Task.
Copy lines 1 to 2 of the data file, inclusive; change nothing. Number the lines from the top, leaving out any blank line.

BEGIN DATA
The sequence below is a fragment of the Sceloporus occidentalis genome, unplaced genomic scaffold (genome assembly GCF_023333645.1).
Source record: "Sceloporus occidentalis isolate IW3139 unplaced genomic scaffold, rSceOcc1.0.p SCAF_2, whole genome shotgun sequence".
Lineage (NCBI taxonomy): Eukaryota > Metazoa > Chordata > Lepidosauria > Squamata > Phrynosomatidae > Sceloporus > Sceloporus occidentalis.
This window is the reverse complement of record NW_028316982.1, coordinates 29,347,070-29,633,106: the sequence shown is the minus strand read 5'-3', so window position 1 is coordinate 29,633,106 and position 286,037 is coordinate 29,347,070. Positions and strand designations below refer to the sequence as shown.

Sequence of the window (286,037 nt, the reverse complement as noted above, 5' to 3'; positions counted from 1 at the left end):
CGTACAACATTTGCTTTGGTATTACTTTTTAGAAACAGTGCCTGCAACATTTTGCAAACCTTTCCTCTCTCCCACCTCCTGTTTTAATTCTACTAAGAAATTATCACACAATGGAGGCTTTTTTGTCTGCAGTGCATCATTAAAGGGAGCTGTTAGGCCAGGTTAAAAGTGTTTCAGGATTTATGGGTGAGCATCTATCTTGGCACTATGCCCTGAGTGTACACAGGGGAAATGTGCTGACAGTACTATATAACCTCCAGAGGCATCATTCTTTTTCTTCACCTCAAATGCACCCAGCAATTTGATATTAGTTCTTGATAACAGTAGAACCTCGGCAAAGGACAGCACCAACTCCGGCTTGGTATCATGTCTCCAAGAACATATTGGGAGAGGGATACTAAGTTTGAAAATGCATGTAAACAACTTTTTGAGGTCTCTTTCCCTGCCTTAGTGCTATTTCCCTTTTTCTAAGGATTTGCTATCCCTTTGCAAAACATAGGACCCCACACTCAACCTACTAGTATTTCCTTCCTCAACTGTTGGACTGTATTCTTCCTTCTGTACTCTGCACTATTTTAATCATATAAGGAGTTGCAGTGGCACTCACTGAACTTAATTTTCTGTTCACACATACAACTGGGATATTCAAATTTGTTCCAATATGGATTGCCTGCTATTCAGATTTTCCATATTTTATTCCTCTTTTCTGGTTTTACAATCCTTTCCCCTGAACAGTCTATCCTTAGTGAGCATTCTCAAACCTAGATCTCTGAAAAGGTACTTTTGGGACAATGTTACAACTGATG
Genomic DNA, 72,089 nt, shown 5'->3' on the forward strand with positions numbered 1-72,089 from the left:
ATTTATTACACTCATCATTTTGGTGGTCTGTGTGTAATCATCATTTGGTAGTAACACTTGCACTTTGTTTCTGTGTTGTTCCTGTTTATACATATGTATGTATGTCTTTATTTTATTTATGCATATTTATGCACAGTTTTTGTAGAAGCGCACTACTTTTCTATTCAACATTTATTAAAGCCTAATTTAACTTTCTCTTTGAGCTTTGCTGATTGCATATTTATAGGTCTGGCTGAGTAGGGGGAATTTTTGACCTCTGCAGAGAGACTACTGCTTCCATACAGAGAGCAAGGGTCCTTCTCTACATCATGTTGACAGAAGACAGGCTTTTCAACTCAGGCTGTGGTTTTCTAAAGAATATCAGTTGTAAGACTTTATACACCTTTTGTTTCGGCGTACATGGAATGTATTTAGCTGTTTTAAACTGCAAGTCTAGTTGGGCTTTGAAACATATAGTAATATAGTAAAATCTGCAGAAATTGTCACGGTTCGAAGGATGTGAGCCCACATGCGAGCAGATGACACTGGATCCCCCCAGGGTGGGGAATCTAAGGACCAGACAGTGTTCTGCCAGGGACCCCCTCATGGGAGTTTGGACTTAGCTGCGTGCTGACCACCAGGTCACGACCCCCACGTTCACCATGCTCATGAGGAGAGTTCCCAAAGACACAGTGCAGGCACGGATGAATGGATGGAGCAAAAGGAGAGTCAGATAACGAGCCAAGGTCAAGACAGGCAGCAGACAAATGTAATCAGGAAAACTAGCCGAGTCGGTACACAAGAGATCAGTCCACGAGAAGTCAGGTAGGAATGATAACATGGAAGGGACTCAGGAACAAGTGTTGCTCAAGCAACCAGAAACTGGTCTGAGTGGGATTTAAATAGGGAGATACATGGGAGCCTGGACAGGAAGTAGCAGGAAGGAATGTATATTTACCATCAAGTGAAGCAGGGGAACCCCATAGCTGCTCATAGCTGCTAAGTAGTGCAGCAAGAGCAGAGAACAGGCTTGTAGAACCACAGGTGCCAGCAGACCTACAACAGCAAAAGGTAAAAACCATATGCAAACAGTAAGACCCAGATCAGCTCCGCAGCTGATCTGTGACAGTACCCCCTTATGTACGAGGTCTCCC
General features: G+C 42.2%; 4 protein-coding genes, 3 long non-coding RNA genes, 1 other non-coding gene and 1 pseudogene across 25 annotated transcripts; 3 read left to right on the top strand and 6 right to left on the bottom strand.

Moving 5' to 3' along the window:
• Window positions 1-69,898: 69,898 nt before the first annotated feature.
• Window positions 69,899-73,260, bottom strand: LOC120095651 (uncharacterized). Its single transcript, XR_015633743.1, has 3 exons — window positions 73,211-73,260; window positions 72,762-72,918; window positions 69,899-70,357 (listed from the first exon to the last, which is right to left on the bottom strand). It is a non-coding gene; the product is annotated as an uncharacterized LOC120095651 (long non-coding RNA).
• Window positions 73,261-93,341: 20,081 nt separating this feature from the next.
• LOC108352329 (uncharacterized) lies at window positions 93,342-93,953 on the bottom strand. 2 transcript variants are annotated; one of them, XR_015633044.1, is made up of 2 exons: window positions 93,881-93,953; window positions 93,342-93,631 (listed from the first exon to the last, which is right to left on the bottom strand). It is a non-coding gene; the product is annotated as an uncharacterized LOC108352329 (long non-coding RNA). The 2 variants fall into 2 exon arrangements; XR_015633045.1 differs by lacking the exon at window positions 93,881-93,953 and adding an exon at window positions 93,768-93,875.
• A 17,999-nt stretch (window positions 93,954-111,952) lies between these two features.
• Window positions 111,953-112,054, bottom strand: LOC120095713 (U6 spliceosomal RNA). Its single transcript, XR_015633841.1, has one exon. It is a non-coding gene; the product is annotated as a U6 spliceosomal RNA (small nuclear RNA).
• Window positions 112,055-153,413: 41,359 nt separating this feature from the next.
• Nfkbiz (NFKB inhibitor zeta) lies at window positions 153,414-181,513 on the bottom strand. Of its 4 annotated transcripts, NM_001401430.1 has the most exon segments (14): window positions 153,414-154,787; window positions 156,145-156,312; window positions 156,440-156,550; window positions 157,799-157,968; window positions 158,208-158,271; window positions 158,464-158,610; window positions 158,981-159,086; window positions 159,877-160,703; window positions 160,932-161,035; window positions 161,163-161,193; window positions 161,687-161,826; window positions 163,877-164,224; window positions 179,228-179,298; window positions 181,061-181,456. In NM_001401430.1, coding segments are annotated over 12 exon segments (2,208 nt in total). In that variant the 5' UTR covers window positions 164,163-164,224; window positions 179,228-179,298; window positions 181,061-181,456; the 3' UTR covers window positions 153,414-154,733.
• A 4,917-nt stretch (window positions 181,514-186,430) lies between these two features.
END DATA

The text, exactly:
The sequence below is a fragment of the Sceloporus occidentalis genome, unplaced genomic scaffold (genome assembly GCF_023333645.1).
Source record: "Sceloporus occidentalis isolate IW3139 unplaced genomic scaffold, rSceOcc1.0.p SCAF_2, whole genome shotgun sequence".